By Chris Morrill, Executive Director
In December, California’s “Pathways to 30×30” document outlined how the state will approach the ambitious goal of protecting 30% of the state by 2030 (“30×30”) to combat our extinction crisis. It highlights which actions are needed on private lands, public lands, and outlines better planning and coordination needed to reach conservation goals. You can read the full report here.
Overall, we think the document provided a great first step. The public lands portion broadly described many of the qualities, language, and approaches a group of public lands advocates pushed for in a public lands specific letter submitted to the California Natural Resources Agency before the state completed its draft. We are excited to continue to put those broad strokes into action in the coming years and help the state as it identifies key implementation avenues.
30×30 is primarily an effort to combat the biodiversity and climate crisis; however, the state is also making a considerable effort to expand equitable outdoor access and build climate resilience as part of the initiative. Within the environmental community, there continues to be a lot of support around all of these goals. Still, we struggle with how to weigh them in different contexts.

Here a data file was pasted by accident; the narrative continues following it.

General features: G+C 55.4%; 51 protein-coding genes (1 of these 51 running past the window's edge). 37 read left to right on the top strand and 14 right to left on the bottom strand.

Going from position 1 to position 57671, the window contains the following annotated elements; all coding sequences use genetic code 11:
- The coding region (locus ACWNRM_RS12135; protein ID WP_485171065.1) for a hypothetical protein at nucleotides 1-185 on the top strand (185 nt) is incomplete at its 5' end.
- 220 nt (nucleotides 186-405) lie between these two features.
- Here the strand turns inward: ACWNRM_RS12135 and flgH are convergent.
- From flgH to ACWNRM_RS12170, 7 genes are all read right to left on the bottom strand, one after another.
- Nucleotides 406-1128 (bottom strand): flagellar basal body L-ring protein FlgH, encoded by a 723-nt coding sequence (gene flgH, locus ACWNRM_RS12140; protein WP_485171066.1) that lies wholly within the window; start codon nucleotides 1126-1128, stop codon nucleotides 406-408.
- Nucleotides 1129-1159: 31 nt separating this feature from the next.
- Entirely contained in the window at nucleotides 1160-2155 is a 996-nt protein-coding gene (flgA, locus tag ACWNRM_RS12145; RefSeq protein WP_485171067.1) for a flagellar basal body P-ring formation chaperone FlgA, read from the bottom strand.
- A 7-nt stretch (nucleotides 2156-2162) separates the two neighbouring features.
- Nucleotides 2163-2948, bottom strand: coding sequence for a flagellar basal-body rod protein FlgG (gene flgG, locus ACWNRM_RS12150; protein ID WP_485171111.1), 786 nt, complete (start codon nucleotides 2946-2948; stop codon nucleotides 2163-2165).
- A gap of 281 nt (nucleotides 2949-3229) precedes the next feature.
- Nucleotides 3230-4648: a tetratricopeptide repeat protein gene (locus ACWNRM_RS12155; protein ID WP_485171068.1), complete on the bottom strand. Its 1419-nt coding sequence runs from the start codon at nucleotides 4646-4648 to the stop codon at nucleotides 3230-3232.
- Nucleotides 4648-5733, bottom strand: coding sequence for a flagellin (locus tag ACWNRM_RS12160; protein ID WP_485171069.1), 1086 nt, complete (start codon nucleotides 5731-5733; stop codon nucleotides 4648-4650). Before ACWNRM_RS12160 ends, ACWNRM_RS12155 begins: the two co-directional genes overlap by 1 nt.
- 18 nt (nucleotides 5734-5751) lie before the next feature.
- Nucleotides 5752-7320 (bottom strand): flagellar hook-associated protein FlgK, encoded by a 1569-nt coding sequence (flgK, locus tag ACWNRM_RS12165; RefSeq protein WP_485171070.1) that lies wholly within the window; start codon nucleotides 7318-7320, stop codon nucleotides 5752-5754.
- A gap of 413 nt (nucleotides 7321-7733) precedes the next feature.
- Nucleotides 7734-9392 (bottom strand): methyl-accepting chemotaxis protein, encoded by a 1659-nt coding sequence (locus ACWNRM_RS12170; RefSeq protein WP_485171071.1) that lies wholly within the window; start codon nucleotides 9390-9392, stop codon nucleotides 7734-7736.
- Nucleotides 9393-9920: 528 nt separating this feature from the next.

CalWild has maintained that 30×30 is first and foremost a biodiversity initiative and should be planned and strategized accordingly. However, we don’t simply believe that protecting habitat is done in a quixotic effort to save species. This is instead about broadening the communities and individuals that benefit from a healthier environment.
The goal of expanding access to nature is an important one and CalWild needs to be better about supporting these efforts in meaningful ways. In the case of 30×30, our fundamental goal is for everyone to benefit from healthier ecosystems. This will mean dedicated funding in areas that have not historically been priorities for biodiversity initiatives or land conservation campaigns. That is why CalWild endorsed an idea offsetting aside 50% of all government for “climate vulnerable communities”.
Although CalWild believes 30×30 should be driven by biodiversity objectives, we also know that the benefits of these types of government initiatives have rarely benefited poor communities. By dedicating a specific percentage of 30×30 funding for these communities we are “putting our money where our mouth is” and ensuring that the benefits of conservation are felt more broadly and tangibly.
In our mind, conservation is done for the benefit of everyone. In the past, our naivety was to believe that this was automatically the case. In fact, where land was conserved and where it was degraded often had more to do with political power than purely conservation ends. 30×30 presents another opportunity for the conservation community to live up to much of the language it has espoused over the last few years.
I’m excited by this new direction and understanding. It will not be easy. It will require compromises along the way. And it will require putting other voices out in front many times. Nonetheless, I see a stronger and more diverse conservation community on the other side.
Please let me know your thoughts, comments, and questions by emailing me at email@example.com.